Simply arming rebel forces is more likely to cause a protracted civil war than a quick victory. The United States and others learned this is Nicaragua, Angola and Afghanistan during the Cold War. But in those cases, there was thought to be some value in attrition, and supporters of proxy groups were relatively indifferent to civilian casualties and the collateral damage of prolonged conflict. In Syria, such outcomes are unjustifiable on humanitarian grounds, nor on strategic aims (seeing Assad depart quickly).

Moreover, an influx of arms leaves lasting consequences. The behaviour of Libyan militias is a case in point.

An authoritarian regime such as Assad’s can hold on until hostile armoured columns roll on Damascus. Therefore the only strategically feasible option for a quick victory in Syria is a full-scale invasion. Yet no Western state is willing to undertake such a mission and a Turkish or Arab effort seems very unlikely.

Ultimately, Syria’s civil war will drag on. In the meantime, Western powers must work with Syria’s neighbours to prevent WMDs and other arms from leaving the country; they must provide aid to refugees that manage to escape Syria; and continue to exercise diplomatic options to the best of their ability.

Unless Western policymakers can convince their own populations and their Middle Eastern allies that an invasion is justifiable, providing military aid or half-hearted intervention can only worsen the consequences of Syria’s conflict - for both that country’s neighbours, and the interests of the West.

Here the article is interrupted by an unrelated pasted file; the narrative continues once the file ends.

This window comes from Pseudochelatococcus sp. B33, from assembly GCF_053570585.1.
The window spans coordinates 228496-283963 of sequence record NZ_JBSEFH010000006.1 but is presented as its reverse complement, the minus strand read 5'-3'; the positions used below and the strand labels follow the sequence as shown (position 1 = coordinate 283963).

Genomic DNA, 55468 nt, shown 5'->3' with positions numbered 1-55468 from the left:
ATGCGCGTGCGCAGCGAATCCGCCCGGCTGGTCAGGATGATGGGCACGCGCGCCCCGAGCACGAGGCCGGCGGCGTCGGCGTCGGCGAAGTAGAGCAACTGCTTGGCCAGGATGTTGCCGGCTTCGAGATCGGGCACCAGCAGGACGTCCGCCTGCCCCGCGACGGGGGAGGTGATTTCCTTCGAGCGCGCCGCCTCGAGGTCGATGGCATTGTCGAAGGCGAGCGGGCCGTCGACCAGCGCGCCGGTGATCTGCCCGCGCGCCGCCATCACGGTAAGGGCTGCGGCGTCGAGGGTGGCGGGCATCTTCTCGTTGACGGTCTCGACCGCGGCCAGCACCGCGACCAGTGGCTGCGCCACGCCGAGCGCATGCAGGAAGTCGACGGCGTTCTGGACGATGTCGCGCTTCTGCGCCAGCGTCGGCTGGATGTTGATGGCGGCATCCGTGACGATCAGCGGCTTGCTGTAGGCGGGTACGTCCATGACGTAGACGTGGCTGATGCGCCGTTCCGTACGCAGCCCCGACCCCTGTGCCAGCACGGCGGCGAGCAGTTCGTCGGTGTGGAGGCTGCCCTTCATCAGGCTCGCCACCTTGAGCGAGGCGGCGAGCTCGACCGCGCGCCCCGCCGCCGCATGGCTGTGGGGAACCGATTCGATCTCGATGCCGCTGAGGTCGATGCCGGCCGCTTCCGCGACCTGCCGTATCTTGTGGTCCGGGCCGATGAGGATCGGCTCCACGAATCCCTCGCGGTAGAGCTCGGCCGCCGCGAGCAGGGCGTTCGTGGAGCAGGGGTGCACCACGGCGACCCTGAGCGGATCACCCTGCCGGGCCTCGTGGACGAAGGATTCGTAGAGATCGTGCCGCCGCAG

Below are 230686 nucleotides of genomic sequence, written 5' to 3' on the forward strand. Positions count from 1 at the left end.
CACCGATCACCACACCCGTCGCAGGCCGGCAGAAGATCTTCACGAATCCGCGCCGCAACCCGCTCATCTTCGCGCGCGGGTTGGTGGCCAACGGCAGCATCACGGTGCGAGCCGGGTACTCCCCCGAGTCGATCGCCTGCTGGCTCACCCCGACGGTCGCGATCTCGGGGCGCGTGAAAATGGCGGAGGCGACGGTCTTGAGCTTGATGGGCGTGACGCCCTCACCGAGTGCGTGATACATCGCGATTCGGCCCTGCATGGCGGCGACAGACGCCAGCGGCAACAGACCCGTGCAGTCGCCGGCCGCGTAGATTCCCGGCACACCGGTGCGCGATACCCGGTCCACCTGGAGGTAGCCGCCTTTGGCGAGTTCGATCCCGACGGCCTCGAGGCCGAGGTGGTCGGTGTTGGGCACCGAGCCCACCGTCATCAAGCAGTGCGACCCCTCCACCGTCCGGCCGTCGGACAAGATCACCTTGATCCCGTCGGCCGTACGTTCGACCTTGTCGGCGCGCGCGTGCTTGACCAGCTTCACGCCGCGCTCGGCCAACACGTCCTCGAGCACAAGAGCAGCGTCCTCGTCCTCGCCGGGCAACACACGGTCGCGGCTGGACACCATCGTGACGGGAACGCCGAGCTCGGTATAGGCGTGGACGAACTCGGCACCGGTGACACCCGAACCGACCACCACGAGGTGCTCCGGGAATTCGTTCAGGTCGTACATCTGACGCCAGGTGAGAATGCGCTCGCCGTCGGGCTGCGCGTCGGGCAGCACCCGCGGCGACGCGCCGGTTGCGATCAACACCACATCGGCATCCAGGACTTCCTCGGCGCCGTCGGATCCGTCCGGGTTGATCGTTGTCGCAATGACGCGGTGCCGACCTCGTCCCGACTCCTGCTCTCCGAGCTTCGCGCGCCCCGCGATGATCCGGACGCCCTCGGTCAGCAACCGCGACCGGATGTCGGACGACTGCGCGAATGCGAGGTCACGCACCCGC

Dan Trombly is a student of International Affairs at George Washington University. He blogs at Slouching Towards Columbia.

Justice for Sierra Leone but a failure for human rights?

Alexander Pannett 1.00 pm

On Thursday, Charles Taylor, the former President of Liberia, was found guilty of aiding and abetting war crimes and crimes against humanity in Sierra Leone.

The verdict will come as a great relief to the millions of West Africans who were victims of his oppressive machinations and the grotesque abuses in Sierra Leone that were perpetuated by his proxy RUF militia.

Whilst this is a landmark case for the development of international human rights, behind the celebrations lies a faltering legal path whose successes may be due more to the dictates of the powerful rather than of the law.

Ever since the Nuremberg Trials of the Second World War and the Universal Declaration Of Human Rights by the UN General Assembly, the concept of human rights has grown in stature in international law.